The relationship between children's knowledge of persuasive intent and persuasion: The case of televised food marketing
The marketing of foods high in sugar and fat is viewed as a potential cause of childhood obesity. Researchers and public policy makers have speculated that younger children are especially vulnerable to food advertising because they lack knowledge of persuasive intent; that is, they don't understand that commercials try to convince people to buy products. Using a sample of 133 children between the ages of five and eleven years old, this dissertation tested the two claims that underlie this argument: (1) children younger than eight years old lack knowledge of persuasive intent, and (2) knowledge of persuasive intent moderates the persuasion process in children. ^ Children's knowledge of persuasive intent was assessed with a new measure that provided cues to help children retrieve and express stored knowledge. In contrast to early research on children's understanding of advertising, the present results indicated that a majority of children between the ages of five and eleven years old possessed knowledge of persuasive intent. The moderating effect of knowledge of persuasive intent was tested observationally, by examining the interaction between children's preexisting knowledge of persuasive intent and exposure to food commercials on product preference, and experimentally, by increasing knowledge of persuasive intent prior to ad exposure. The results revealed that children's preexisting knowledge of persuasive intent did not moderate the influence of ad exposure on product preference. Thus, children who possessed knowledge of persuasive intent were just as persuaded by food commercials as children who lacked this knowledge. Somewhat surprisingly, exposure to a brief video that explained the purpose of advertising tended to increase children's preferences for the advertised products. ^ The findings of this dissertation suggest that all children are vulnerable to food marketing and that, unfortunately, media literacy education may be ineffective in increasing children's resistance to advertisers' persuasive appeals. Legal restrictions on advertising to children would provide greater protection; however, corporate self-regulation may be a more viable strategy to pursue. ^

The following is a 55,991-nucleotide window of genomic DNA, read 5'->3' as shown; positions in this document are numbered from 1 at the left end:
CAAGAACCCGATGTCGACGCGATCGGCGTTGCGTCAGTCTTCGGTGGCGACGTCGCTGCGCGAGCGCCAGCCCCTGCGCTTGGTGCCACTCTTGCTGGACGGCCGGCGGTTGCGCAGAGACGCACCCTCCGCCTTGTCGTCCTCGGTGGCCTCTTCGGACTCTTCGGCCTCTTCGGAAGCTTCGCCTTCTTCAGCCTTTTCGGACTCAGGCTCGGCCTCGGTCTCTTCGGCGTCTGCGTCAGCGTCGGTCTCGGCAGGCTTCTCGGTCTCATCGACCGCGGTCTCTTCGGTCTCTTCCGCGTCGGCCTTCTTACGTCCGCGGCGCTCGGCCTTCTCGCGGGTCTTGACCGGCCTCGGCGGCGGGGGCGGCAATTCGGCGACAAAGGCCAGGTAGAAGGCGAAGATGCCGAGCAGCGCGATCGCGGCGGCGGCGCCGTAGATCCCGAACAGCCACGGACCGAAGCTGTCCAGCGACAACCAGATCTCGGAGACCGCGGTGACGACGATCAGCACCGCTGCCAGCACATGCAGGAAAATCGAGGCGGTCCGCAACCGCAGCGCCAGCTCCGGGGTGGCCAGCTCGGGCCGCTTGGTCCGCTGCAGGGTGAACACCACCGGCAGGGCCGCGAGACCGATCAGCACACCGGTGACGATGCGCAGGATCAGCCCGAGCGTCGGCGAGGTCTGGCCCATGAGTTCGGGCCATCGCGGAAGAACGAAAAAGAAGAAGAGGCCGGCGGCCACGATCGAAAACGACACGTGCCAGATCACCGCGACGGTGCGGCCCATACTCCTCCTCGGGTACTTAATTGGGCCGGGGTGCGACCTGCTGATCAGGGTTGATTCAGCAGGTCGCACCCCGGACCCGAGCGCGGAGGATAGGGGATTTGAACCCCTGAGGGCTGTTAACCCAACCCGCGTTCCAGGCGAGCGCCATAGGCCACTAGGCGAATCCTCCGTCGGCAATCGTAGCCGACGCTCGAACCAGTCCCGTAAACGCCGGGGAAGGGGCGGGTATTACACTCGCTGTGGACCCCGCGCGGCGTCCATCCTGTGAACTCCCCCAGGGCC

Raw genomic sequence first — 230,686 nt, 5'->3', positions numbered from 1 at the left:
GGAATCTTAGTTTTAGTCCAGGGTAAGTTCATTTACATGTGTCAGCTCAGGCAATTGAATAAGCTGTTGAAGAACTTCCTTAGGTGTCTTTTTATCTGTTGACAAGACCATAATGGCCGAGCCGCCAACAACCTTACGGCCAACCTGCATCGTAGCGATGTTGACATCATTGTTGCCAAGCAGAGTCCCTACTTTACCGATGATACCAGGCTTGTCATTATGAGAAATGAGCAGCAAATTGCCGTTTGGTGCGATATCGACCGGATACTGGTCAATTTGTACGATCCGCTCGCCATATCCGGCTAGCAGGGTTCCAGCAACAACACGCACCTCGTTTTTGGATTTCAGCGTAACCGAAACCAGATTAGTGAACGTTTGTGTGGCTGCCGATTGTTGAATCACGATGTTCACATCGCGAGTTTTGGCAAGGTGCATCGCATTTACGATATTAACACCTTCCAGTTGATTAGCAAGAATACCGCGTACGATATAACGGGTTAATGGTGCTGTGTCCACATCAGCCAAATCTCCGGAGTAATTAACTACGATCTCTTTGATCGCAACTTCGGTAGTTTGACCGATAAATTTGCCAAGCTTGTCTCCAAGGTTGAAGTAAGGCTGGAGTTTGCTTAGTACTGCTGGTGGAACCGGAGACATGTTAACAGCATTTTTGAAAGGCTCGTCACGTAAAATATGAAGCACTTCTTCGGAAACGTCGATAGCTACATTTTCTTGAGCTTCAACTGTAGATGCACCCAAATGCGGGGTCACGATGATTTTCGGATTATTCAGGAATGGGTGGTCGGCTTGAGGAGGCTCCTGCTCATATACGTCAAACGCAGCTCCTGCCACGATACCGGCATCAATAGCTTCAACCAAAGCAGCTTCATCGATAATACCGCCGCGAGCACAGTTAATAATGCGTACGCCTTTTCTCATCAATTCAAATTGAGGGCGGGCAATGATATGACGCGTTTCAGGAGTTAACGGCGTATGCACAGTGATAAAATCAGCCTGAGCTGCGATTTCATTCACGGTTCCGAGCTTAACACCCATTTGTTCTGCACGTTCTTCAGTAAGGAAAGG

Chernin, Ariel, "The relationship between children's knowledge of persuasive intent and persuasion: The case of televised food marketing" (2007). Dissertations available from ProQuest. AAI3292015.